AMC Renews "Preacher" for Season 2
TV, Comic Books
The story of DC Comics’ house art style during the superhero genre’s “Silver Age”, from about 1955 to ’68, is often repeated, and with good reason: it’s the most compelling explanation for why the company, until then always the top publisher of action comics, surrendered their dominance to Marvel, which has held onto the number one spot ever since. During the mid-’50s, in the wake of government censorship trials that effectively destroyed EC, the publisher of the most aesthetically advanced material the comic book format had yet seen, DC came to the fore with a visual identity crafted by future company art director Carmine Infantino: sleek and economical, with long, distended panel shapes, cookie-cutter settings that shifted almost imperceptibly from Swedish-modern suburban to futuristic, and an approach to portraying action that, perhaps in response to the recent outcry against excessively violent comics, emphasized grace and fluidity of motion over bone-shuddering impact. It was a style tailor-made for success in the socially conservative Space Age, and as the comics industry went comatose following its near-death experience, DC’s resurgent superhero comics provided one of a very few aesthetic and commercial bright spots.
Then, the conventional wisdom goes, along came Jack Kirby, Steve Ditko, and Marvel, with an expressionistic, visceral style of storytelling that tapped the cultural pressure points of the turbulent, Pop Art ’60s the same way DC’s house style had epitomized the previous decade. It’s conventional wisdom because it’s largely true: while ’60s DC books have a childlike elegance all their own, they feel like portals to a bygone age, while the best of Marvel’s output over the same period reads like more modern comics than the majority of the company’s current output. But things aren’t that black and white. At the same time that Marvel was taking its first steps toward industry dominance, DC was publishing one feature with art that not only danced to the same edgy, aggressive beat of Kirby and Ditko, but tapped into even darker, wilder spaces. The character was Hawkman, and the artist was Joe Kubert.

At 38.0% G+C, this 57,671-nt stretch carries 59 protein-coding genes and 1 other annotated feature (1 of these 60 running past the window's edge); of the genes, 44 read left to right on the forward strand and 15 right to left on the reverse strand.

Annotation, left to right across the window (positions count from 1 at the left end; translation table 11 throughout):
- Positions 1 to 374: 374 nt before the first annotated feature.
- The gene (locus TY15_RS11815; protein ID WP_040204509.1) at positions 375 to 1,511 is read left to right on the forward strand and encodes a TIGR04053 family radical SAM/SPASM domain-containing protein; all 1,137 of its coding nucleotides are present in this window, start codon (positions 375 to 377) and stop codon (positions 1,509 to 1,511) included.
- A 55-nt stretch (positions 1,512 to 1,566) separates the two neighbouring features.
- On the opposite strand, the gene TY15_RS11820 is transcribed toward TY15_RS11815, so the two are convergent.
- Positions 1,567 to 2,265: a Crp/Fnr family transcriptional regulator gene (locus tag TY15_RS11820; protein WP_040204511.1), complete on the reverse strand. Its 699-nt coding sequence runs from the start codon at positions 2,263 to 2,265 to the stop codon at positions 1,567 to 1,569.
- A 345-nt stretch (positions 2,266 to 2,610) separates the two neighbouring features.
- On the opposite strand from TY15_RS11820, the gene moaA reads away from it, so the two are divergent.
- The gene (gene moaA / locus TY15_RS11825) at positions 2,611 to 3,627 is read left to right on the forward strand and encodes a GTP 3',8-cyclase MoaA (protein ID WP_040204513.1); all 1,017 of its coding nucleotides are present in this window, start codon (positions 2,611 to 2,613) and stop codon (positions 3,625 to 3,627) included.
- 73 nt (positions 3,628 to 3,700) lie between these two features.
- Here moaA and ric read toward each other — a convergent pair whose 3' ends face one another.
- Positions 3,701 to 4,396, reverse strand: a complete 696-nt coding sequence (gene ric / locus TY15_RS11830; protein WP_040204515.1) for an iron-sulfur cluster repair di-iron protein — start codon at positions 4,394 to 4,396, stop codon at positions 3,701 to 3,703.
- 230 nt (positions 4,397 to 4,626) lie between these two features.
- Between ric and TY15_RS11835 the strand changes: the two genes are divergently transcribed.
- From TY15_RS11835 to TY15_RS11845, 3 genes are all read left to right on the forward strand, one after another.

Kubert’s brief Hawkman run is a historical curiosity — the grimmest comic from a publisher engaged in releasing some of the most whimsical, sunny work ever to grace the medium — but it becomes much more the second you start reading. Less an action comic than a visual well to plunge into, it’s astonishingly powerful, often highly unsettling comics that, like the best of the work being done across town at Marvel, stands up as well as ever today. Where his co-workers went like, Kubert went dark, and not by halves — he blasted settings both comfortably residential and promisingly spacey with paranoid shadows and claustrophobic compositions, choreographed savagely violent fight scenes, and mixed contortionist figuration with shots that glorified the beauty of the human figure as well as any Renaissance painting.
It’s hard to find a superhero comic that looks less bright and shiny than this one: tidal waves of ink wash over everything, draping characterss in shadow and blacking out backgrounds completely, creating a boldly graphic neo-noir hero comic unlike anything else of its age. What’s familiar is made foreign by the way it’s drawn, and the more far-out visuals seem to tap into a Lovecraftian world beyond all imagining. Kubert had drawn the interstellar police officer Hawkman in a relatively straightahead hero comics style during the character’s previous incarnation as a resurrected Egyptian prince, and that version’s references to antiquity are very much a part of the darkwave Mark II Hawkman as well. Combined with the stories’ subject matter, winged warriors combating magical menaces with medieval weaponry, the final product is something that would be surrealistic if it weren’t so commitedly grave.
In its best passages, like the one above, Kubert’s Hawkman resembles some kind of bizarre space-age hermetic text, with the far-flung sci-fi concepts made pleasantly goofy elsewhere by the Infantino house style turned into alarming, barely comprehensible omens of tomorrow’s looming menace. The story that distills the book’s aesthetic with greatest potency is “The Men Who Moved The World”, Kubert’s swan song on Hawkman: pitting the hero against animal-headed men from a civilization that ruled over Earth before the advent of humanity, it is perhaps the most convincing argument for the comics form as direct descendant of Egyptian hieroglyphic painting, prime fodder for the cultural theorists who posit superheroes as modern-day gods battling for control of the world. The sequence above is Kubert’s approach to superheroics at its purest: stark black backgrounds foreground brutally kinetic action, cutting swaths of shadow into the figures before disappearing altogether as the hero delivers his final blows. It’s swift and powerful and creepy all at once, the grandeur of a perfectly formed body in motion clanging off the disturbingly monstrous villains and the unsettling tweaked perspective in the fourth panel.
This is one of comics’ greatest cartoonists breaking all the rules he can, and expanding the scope of the medium’s dominant genre in the process. The next appearance of Hawkman would be drawn by Murphy Anderson, whose refined, illustrative style couldn’t be more different than Kubert’s ink-drenched visions — henceforth restricted to DC’s war titles. But the work remains: nothing less than a foundation stone for every noirish or gritty superhero comic since, and a spiritual cousin to modern masterworks from Hellboy to Powr Mastrs. It’s a little-discussed chapter of superhero history, one that affected little in its own time. But from today’s perspective, it’s a jewel — one of great rarity, and even greater beauty.